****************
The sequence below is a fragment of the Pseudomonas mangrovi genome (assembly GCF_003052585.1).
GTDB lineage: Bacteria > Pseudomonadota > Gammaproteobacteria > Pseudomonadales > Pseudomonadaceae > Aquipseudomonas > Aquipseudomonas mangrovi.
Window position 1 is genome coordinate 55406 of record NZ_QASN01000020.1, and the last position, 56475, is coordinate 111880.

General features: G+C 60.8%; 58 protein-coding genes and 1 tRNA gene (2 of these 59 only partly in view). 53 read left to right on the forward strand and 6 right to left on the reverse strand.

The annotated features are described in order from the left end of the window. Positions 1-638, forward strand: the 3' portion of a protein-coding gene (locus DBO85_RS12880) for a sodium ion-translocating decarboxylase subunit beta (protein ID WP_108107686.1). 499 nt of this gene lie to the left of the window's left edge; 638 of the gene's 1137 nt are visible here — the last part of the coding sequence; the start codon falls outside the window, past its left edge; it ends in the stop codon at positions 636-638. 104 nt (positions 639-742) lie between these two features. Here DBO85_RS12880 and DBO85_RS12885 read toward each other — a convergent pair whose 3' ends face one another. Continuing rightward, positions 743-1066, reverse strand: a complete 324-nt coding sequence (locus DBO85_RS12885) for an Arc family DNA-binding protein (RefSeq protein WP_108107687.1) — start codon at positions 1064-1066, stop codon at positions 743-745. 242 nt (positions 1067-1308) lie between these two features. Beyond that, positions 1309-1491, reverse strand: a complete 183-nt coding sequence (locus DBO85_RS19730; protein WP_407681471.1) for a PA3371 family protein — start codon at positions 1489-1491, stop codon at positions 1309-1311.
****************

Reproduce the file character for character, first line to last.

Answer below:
The sequence below is a fragment of the Pseudomonas mangrovi genome (assembly GCF_003052585.1).
GTDB lineage: Bacteria > Pseudomonadota > Gammaproteobacteria > Pseudomonadales > Pseudomonadaceae > Aquipseudomonas > Aquipseudomonas mangrovi.
Window position 1 is genome coordinate 55406 of record NZ_QASN01000020.1, and the last position, 56475, is coordinate 111880.

General features: G+C 60.8%; 58 protein-coding genes and 1 tRNA gene (2 of these 59 only partly in view). 53 read left to right on the forward strand and 6 right to left on the reverse strand.

The annotated features are described in order from the left end of the window. Positions 1-638, forward strand: the 3' portion of a protein-coding gene (locus DBO85_RS12880) for a sodium ion-translocating decarboxylase subunit beta (protein ID WP_108107686.1). 499 nt of this gene lie to the left of the window's left edge; 638 of the gene's 1137 nt are visible here — the last part of the coding sequence; the start codon falls outside the window, past its left edge; it ends in the stop codon at positions 636-638. 104 nt (positions 639-742) lie between these two features. Here DBO85_RS12880 and DBO85_RS12885 read toward each other — a convergent pair whose 3' ends face one another. Continuing rightward, positions 743-1066, reverse strand: a complete 324-nt coding sequence (locus DBO85_RS12885) for an Arc family DNA-binding protein (RefSeq protein WP_108107687.1) — start codon at positions 1064-1066, stop codon at positions 743-745. 242 nt (positions 1067-1308) lie between these two features. Beyond that, positions 1309-1491, reverse strand: a complete 183-nt coding sequence (locus DBO85_RS19730; protein WP_407681471.1) for a PA3371 family protein — start codon at positions 1489-1491, stop codon at positions 1309-1311.